Nevada recently passed a bill for “education savings accounts,” which parents can use for vouchers or home schooling.

The original bill said that vouchers were available only to students who had attended public school previously for at least 100 days, but parents with children in private schools say that is unfair. They want their tuition at religious and private schools paid by the state.

The ESA will also be available for those who decide to teach their kids at home. They will be called “opt in,” because they opting into home schooling. For some reason, they will be viewed as different from “traditional home schoolers under state law.” Whatever the reason, Nevada is not doing anything to raise the level of education but is diverting public funds for those who choose not to go to school at all. This will not turn out well.

More than 1,200 families have applied for ESAs, and school choice supporters are hoping that new private schools start opening up in the state. Otherwise, reports the Las Vegas Sun Times, Nevada may not have enough private schools to support a wave of new students, especially in inner cities and rural areas. More from the Sun Times:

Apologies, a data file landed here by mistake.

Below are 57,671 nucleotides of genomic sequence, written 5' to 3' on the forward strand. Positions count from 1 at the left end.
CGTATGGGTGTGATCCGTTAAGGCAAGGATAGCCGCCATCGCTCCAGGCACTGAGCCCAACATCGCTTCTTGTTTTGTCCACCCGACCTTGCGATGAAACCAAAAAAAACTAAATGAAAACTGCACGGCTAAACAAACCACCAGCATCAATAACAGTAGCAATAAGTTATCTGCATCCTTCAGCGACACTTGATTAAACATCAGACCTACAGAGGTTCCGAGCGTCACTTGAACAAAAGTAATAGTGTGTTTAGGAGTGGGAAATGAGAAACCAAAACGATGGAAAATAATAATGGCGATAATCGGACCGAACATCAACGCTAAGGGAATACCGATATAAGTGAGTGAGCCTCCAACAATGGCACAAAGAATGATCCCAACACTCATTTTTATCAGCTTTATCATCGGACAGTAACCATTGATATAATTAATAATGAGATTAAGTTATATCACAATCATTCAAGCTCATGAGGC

“Nobody knows exactly how many seats are currently available, mostly because the state education department doesn’t keep those statistics. An informal survey by the Treasurer’s Office and the Friedman Foundation estimated there were around 6,000 empty seats statewide.

… Six thousand seats should be more than enough, but it could all come down to how many families end up applying for the program. A thousand applications have been submitted in the last week and a half, and the enrollment period lasts through November.”

However, the Treasurer’s Office believes a sizable chunk of ESA applicants will opt instead to home school—a group the department is calling ‘opt ins’ (and will be considered separate from traditional home schoolers under state law). That could ease the pressure on private schools.

“I think we’re going to get more than 6,000 people who are interested in education savings accounts this year,” says Grant Hewitt at the Treasurers’ Office. “But they will be a mixture of private school and opt-in students.”